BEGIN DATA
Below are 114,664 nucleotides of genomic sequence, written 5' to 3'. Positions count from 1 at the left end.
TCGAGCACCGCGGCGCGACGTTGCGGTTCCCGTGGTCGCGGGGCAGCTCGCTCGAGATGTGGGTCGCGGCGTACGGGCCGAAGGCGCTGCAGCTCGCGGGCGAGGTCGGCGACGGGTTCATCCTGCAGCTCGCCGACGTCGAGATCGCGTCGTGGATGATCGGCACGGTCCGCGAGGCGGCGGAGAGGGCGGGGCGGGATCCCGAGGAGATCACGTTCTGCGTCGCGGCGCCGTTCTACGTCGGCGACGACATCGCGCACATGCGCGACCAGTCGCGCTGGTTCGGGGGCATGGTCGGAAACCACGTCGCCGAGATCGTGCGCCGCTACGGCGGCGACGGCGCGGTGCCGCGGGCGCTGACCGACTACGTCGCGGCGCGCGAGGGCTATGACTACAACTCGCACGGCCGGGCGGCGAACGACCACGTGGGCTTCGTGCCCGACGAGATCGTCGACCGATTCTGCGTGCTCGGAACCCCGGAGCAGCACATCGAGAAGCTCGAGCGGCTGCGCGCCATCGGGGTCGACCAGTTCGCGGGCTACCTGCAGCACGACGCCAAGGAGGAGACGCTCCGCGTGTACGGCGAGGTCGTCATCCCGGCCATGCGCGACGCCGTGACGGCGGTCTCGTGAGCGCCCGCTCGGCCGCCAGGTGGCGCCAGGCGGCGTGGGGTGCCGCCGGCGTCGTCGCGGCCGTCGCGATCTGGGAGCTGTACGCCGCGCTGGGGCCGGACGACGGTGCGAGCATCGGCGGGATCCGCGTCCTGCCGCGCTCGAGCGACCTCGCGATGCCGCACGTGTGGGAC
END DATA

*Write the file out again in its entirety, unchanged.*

Below are 114,664 nucleotides of genomic sequence, written 5' to 3'. Positions count from 1 at the left end.
TCGAGCACCGCGGCGCGACGTTGCGGTTCCCGTGGTCGCGGGGCAGCTCGCTCGAGATGTGGGTCGCGGCGTACGGGCCGAAGGCGCTGCAGCTCGCGGGCGAGGTCGGCGACGGGTTCATCCTGCAGCTCGCCGACGTCGAGATCGCGTCGTGGATGATCGGCACGGTCCGCGAGGCGGCGGAGAGGGCGGGGCGGGATCCCGAGGAGATCACGTTCTGCGTCGCGGCGCCGTTCTACGTCGGCGACGACATCGCGCACATGCGCGACCAGTCGCGCTGGTTCGGGGGCATGGTCGGAAACCACGTCGCCGAGATCGTGCGCCGCTACGGCGGCGACGGCGCGGTGCCGCGGGCGCTGACCGACTACGTCGCGGCGCGCGAGGGCTATGACTACAACTCGCACGGCCGGGCGGCGAACGACCACGTGGGCTTCGTGCCCGACGAGATCGTCGACCGATTCTGCGTGCTCGGAACCCCGGAGCAGCACATCGAGAAGCTCGAGCGGCTGCGCGCCATCGGGGTCGACCAGTTCGCGGGCTACCTGCAGCACGACGCCAAGGAGGAGACGCTCCGCGTGTACGGCGAGGTCGTCATCCCGGCCATGCGCGACGCCGTGACGGCGGTCTCGTGAGCGCCCGCTCGGCCGCCAGGTGGCGCCAGGCGGCGTGGGGTGCCGCCGGCGTCGTCGCGGCCGTCGCGATCTGGGAGCTGTACGCCGCGCTGGGGCCGGACGACGGTGCGAGCATCGGCGGGATCCGCGTCCTGCCGCGCTCGAGCGACCTCGCGATGCCGCACGTGTGGGAC